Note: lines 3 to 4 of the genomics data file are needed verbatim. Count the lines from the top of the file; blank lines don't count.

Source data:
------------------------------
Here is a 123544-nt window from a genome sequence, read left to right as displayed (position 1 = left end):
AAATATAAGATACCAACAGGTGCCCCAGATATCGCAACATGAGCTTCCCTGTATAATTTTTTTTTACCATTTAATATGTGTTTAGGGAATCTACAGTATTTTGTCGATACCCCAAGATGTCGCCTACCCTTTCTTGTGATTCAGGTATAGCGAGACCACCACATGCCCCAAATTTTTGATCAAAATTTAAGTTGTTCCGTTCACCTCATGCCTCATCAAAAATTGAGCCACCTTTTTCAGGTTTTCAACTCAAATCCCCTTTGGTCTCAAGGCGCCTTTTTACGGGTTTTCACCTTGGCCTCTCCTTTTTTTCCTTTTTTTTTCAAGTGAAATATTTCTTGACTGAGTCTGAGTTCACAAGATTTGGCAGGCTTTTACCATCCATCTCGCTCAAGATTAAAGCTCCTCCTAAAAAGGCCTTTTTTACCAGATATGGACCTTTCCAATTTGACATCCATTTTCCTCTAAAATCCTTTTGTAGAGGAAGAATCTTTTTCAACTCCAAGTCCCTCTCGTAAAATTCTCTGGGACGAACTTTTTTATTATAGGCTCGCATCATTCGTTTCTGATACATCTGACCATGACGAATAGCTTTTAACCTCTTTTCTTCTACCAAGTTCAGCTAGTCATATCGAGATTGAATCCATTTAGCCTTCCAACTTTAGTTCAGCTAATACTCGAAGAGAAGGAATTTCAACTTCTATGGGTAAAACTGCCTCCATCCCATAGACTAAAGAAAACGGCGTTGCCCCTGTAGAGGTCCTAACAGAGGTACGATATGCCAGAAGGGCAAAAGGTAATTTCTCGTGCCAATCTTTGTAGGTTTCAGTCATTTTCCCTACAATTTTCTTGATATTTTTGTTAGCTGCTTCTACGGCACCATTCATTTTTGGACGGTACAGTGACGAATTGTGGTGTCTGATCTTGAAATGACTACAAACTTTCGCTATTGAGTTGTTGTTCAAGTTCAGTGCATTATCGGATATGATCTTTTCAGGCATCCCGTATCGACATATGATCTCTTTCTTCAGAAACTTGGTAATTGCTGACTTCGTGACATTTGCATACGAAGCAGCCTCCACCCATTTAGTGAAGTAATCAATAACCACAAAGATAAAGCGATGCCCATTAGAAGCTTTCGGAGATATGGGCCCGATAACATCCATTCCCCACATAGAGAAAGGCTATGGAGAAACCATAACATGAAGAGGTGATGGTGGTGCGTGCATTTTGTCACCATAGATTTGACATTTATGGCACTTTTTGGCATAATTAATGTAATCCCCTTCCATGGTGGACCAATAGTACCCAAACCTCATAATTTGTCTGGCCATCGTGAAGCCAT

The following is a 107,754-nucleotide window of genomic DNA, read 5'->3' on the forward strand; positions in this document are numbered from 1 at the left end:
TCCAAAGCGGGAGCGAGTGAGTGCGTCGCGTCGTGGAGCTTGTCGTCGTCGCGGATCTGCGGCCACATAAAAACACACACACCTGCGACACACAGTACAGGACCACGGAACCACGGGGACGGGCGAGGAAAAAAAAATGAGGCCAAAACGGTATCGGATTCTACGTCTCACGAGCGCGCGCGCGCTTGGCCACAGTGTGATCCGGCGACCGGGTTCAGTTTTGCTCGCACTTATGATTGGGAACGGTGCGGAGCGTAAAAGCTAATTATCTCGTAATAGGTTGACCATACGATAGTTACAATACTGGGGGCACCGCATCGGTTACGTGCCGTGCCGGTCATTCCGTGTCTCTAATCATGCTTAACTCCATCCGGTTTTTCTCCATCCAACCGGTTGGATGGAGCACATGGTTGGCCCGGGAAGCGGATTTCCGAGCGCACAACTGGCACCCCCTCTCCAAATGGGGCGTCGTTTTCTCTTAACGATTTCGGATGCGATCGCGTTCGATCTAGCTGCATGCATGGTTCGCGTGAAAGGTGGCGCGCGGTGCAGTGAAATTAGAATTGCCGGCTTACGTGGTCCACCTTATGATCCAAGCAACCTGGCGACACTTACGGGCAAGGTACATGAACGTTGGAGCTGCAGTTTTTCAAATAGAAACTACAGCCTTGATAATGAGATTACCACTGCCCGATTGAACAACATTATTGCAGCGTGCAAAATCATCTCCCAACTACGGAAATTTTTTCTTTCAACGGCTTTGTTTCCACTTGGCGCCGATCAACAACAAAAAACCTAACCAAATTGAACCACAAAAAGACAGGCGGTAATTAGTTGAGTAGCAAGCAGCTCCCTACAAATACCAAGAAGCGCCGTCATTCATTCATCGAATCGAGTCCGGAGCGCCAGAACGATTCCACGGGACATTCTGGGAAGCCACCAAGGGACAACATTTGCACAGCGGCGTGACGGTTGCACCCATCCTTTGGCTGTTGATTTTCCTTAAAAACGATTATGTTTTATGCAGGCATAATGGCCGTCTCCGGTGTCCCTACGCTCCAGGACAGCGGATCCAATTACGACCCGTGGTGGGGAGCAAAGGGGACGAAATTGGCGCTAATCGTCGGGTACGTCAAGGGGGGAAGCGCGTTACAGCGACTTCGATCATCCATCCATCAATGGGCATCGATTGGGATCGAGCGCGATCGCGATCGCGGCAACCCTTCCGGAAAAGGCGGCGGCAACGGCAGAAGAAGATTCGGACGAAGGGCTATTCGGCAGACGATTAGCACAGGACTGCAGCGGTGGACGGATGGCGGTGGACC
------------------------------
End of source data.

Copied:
The following is a 107,754-nucleotide window of genomic DNA, read 5'->3' on the forward strand; positions in this document are numbered from 1 at the left end:
TCCAAAGCGGGAGCGAGTGAGTGCGTCGCGTCGTGGAGCTTGTCGTCGTCGCGGATCTGCGGCCACATAAAAACACACACACCTGCGACACACAGTACAGGACCACGGAACCACGGGGACGGGCGAGGAAAAAAAAATGAGGCCAAAACGGTATCGGATTCTACGTCTCACGAGCGCGCGCGCGCTTGGCCACAGTGTGATCCGGCGACCGGGTTCAGTTTTGCTCGCACTTATGATTGGGAACGGTGCGGAGCGTAAAAGCTAATTATCTCGTAATAGGTTGACCATACGATAGTTACAATACTGGGGGCACCGCATCGGTTACGTGCCGTGCCGGTCATTCCGTGTCTCTAATCATGCTTAACTCCATCCGGTTTTTCTCCATCCAACCGGTTGGATGGAGCACATGGTTGGCCCGGGAAGCGGATTTCCGAGCGCACAACTGGCACCCCCTCTCCAAATGGGGCGTCGTTTTCTCTTAACGATTTCGGATGCGATCGCGTTCGATCTAGCTGCATGCATGGTTCGCGTGAAAGGTGGCGCGCGGTGCAGTGAAATTAGAATTGCCGGCTTACGTGGTCCACCTTATGATCCAAGCAACCTGGCGACACTTACGGGCAAGGTACATGAACGTTGGAGCTGCAGTTTTTCAAATAGAAACTACAGCCTTGATAATGAGATTACCACTGCCCGATTGAACAACATTATTGCAGCGTGCAAAATCATCTCCCAACTACGGAAATTTTTTCTTTCAACGGCTTTGTTTCCACTTGGCGCCGATCAACAACAAAAAACCTAACCAAATTGAACCACAAAAAGACAGGCGGTAATTAGTTGAGTAGCAAGCAGCTCCCTACAAATACCAAGAAGCGCCGTCATTCATTCATCGAATCGAGTCCGGAGCGCCAGAACGATTCCACGGGACATTCTGGGAAGCCACCAAGGGACAACATTTGCACAGCGGCGTGACGGTTGCACCCATCCTTTGGCTGTTGATTTTCCTTAAAAACGATTATGTTTTATGCAGGCATAATGGCCGTCTCCGGTGTCCCTACGCTCCAGGACAGCGGATCCAATTACGACCCGTGGTGGGGAGCAAAGGGGACGAAATTGGCGCTAATCGTCGGGTACGTCAAGGGGGGAAGCGCGTTACAGCGACTTCGATCATCCATCCATCAATGGGCATCGATTGGGATCGAGCGCGATCGCGATCGCGGCAACCCTTCCGGAAAAGGCGGCGGCAACGGCAGAAGAAGATTCGGACGAAGGGCTATTCGGCAGACGATTAGCACAGGACTGCAGCGGTGGACGGATGGCGGTGGACC